Dental Hygiene Portal: Research Papers
Writing a Research Paper
Writing a research paper can be hard, but there are a lot of helpful resources out there! Here are just a few of those:
A Process Approach to Writing Research Papers - UC Berkeley
Academic and Professional Writing - University of Wisconsin-Madison
Research Process Demystified - University of Pittsburgh, University Library System
What is Peer Review?
The Oxford English Dictionary defines peer review as: "The process by which an academic journal passes a paper submitted for publication to independent experts for comments on its suitability and worth; refereeing."
For more about peer review, you can visit the peer review page of HSLS's Scholarly Communication guide.
Scholarly, Trade, and Popular Journals -- The Differences
Peer Reviewed or Scholarly Journals
|Trade Journals||Popular Magazines|
|Audience||Researchers, students and professionals||Members of an industry or profession||General public|
|Content||Research projects, reviews of the literature||Trends in profession/industry||General interest|
|Reviewers||Peer reviewers||Editorial review||Editorial review|
|Authority||Articles contain references||Occasional bibliographies||Often lack references|
|Example(s)||Journal of Dental Hygiene||Access Magazine||Time, Glamour|
Types of Reviews
Narrative literature review articles provide knowledge on a broad topic. Though these reviews provide analysis, the source and selection of references and studies have the potential to be biased. They do not ask or answer a specific research question. They tend to be qualitative.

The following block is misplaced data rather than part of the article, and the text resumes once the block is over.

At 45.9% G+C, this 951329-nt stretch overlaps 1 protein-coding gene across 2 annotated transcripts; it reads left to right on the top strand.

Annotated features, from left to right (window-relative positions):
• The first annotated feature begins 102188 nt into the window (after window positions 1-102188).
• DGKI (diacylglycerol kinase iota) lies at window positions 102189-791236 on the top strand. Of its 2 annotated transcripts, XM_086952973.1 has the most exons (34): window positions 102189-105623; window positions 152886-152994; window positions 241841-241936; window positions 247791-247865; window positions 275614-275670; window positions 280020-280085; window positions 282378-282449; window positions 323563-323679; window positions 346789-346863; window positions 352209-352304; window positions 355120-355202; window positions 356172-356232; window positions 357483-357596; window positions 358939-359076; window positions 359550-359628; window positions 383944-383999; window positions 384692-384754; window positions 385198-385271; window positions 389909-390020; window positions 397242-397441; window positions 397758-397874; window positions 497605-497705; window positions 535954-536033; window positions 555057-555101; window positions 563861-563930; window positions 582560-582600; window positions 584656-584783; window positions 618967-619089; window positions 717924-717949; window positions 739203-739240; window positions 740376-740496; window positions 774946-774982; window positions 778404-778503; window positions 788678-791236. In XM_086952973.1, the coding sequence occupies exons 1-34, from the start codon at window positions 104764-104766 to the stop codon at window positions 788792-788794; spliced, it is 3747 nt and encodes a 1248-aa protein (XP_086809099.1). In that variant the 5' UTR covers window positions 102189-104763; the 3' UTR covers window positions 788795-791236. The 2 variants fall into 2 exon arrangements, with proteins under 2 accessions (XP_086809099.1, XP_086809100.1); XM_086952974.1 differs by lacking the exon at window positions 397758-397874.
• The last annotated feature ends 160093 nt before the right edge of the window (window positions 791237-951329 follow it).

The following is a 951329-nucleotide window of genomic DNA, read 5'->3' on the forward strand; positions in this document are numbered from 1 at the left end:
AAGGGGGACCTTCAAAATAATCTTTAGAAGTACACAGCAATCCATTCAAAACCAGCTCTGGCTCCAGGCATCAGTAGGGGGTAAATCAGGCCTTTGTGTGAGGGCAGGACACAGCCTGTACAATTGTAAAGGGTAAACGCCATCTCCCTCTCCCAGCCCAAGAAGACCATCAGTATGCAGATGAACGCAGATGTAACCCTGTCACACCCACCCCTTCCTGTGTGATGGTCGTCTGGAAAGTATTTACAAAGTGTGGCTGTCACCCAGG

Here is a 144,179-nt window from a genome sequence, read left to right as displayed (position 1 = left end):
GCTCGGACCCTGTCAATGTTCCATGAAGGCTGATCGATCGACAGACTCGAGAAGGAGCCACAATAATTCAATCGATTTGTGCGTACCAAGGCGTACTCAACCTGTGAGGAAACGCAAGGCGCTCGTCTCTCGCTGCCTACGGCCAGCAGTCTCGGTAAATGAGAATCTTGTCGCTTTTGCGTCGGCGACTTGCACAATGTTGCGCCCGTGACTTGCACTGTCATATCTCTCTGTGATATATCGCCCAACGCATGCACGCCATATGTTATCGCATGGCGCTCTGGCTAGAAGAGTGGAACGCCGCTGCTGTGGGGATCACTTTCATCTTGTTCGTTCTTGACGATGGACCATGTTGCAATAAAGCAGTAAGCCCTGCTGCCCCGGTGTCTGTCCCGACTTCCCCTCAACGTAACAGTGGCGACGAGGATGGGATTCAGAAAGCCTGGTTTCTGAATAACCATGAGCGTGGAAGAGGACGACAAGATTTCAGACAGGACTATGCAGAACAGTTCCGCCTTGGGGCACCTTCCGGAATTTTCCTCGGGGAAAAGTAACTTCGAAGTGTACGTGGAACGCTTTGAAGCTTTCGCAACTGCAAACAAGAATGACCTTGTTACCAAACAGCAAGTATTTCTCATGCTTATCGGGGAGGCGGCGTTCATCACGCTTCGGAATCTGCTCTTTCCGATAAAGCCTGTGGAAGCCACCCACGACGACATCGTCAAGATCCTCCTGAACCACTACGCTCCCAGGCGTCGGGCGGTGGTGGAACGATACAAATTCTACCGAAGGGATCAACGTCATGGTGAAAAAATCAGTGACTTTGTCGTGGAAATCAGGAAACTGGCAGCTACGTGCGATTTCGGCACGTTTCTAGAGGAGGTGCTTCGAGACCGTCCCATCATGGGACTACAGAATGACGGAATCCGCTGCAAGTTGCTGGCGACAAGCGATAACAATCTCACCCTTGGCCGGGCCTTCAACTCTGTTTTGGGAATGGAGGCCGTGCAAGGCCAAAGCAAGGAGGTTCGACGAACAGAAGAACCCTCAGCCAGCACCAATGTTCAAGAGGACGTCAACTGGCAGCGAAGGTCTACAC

In the hierarchy of evidence, systematic reviews are preferable to narrative reviews for answering focused clinical questions. They are conducted according to transparent and repeatable processes considering all of the published evidence, not just that of which the reviewer may have prior knowledge or favor. The process also includes assessing the quality of each study, the overall quality of the body of evidence, and a summary of the clinical results. A systematic review typically involves:
- An exhaustive search for studies (the evidence).
- Procedures to maximize objectivity and minimize bias.
- Selection of best available evidence having the strongest study design.
- Critical appraisal of the quality of each study.
- A summary of the results of the included studies.
- Interpretation of the evidence for clinicians and researchers.
A meta-analysis is a subset of systematic review. It takes data from each individual study and pools them together and evaluates the data quantitatively.
Videos on systematic reviews and meta-analysis: